Travel.State.Gov > International Travel > Learn About Your Destination > Jamaica International Travel Information
142 Old Hope Road
Jamaica, West Indies
Telephone: +(876) 702-6000
Emergency After-Hours Telephone: +(876) 702-6000
Fax: +(876) 702-6018
U.S. Consular Agent - Montego Bay
Whitter Village, Ironshore
Unit EU-1 (across from Burger King)
Montego Bay, Jamaica
Telephone: +(876) 953-0620
Emergency After-Hours Telephone: Please contact the U.S. Embassy in Kingston, Jamaica: +(876) 702-6000
Fax: +(876) 953-3898
Appointments are made by phone or email
U.S. citizens are generally required to present a valid U.S. passport when traveling to Jamaica, as well as proof of anticipated departure from Jamaica. If you are traveling to Jamaica on a cruise, you may use another Western Hemisphere Travel Initiative (WHTI) compliant document. However, we strongly recommend you obtain a passport before travel in case an emergency requires you to disembark and return by air. You do not need a visa for tourist travel up to 90 days. All other travelers will need a visa and/or work permit.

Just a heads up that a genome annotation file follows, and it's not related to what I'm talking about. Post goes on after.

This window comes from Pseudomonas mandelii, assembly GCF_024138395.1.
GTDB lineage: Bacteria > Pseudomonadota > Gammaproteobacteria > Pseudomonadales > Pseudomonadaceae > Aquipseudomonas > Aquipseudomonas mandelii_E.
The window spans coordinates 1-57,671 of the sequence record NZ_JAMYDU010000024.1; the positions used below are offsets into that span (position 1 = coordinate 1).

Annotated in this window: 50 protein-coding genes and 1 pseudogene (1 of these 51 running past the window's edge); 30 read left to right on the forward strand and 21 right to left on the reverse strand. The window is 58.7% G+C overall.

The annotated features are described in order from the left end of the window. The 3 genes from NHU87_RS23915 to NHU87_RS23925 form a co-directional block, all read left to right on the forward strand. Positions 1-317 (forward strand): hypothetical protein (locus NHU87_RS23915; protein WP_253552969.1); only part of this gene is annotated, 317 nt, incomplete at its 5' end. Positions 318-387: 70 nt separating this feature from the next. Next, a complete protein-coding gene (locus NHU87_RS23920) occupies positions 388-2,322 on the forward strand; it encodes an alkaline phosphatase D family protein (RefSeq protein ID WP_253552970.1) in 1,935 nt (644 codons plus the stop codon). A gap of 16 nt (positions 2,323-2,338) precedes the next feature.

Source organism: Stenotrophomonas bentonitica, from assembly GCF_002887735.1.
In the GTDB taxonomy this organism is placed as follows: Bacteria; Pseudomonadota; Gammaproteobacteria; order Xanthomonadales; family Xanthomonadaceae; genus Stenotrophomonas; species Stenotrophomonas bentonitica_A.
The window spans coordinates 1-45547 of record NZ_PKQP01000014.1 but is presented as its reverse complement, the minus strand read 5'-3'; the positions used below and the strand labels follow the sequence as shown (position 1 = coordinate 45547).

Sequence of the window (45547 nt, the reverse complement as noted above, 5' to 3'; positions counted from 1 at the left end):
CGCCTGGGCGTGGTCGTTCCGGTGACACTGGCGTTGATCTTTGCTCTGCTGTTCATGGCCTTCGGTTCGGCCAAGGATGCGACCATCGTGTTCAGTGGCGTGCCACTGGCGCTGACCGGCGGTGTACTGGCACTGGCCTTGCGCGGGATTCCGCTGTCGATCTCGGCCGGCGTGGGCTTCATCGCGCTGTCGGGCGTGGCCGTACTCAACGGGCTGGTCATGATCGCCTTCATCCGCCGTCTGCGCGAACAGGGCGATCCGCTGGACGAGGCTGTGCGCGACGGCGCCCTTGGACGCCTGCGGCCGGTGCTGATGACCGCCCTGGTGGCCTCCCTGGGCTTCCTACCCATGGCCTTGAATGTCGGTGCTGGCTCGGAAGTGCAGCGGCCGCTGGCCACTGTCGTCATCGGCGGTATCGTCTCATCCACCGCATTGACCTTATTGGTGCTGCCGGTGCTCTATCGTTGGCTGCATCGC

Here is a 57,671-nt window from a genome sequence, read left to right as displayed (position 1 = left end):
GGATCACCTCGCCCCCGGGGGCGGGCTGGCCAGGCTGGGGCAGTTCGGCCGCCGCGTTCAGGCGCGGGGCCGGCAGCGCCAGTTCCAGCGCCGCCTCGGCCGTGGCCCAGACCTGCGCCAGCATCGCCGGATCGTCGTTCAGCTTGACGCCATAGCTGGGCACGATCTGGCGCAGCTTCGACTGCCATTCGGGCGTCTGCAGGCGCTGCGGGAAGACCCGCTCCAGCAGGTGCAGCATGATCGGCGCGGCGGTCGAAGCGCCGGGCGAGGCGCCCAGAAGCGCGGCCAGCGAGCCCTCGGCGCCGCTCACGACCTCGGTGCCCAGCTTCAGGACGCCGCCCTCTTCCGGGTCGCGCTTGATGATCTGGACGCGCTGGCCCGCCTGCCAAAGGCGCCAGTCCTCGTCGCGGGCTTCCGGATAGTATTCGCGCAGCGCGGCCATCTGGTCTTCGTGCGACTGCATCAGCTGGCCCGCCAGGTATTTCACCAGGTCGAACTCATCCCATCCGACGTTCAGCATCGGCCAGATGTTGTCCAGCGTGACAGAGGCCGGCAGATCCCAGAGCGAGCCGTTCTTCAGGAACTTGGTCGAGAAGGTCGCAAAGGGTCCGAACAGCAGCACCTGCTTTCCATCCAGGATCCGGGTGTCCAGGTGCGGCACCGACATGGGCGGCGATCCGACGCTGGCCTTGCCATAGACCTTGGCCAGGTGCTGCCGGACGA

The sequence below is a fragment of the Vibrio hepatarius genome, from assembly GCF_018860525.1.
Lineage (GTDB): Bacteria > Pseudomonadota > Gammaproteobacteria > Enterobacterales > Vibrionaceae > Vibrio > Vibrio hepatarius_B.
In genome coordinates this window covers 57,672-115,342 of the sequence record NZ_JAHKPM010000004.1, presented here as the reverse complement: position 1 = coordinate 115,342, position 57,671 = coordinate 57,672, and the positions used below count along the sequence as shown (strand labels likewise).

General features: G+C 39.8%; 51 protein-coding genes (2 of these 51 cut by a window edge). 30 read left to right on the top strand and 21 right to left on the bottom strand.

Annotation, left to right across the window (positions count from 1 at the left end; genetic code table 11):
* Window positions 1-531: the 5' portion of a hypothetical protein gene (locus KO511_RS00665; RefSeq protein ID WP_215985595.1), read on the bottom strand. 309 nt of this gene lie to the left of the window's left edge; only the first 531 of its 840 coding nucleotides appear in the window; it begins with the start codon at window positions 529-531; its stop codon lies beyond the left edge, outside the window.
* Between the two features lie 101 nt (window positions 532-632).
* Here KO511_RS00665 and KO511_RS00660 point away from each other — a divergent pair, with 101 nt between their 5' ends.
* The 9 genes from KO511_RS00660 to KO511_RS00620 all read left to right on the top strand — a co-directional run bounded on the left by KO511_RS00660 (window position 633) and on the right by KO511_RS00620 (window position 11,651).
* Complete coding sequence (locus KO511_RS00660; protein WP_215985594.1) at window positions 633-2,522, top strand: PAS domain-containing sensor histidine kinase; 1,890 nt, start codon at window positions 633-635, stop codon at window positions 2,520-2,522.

Visit the Jamaican Passport, Immigration, & Citizenship Agency of Jamaica or the Embassy of Jamaica in Washington D.C. websites for the most current visa information.
Exit Information: Your departure tax is regularly included in the airfare. You won’t be charged an exit tax on your way out.
HIV/AIDS restrictions: The U.S. Department of State is unaware of any HIV/AIDS entry restrictions for visitors to or foreign residents of Jamaica.
Find information on dual nationality, prevention of international child abduction, and customs regulations on our websites.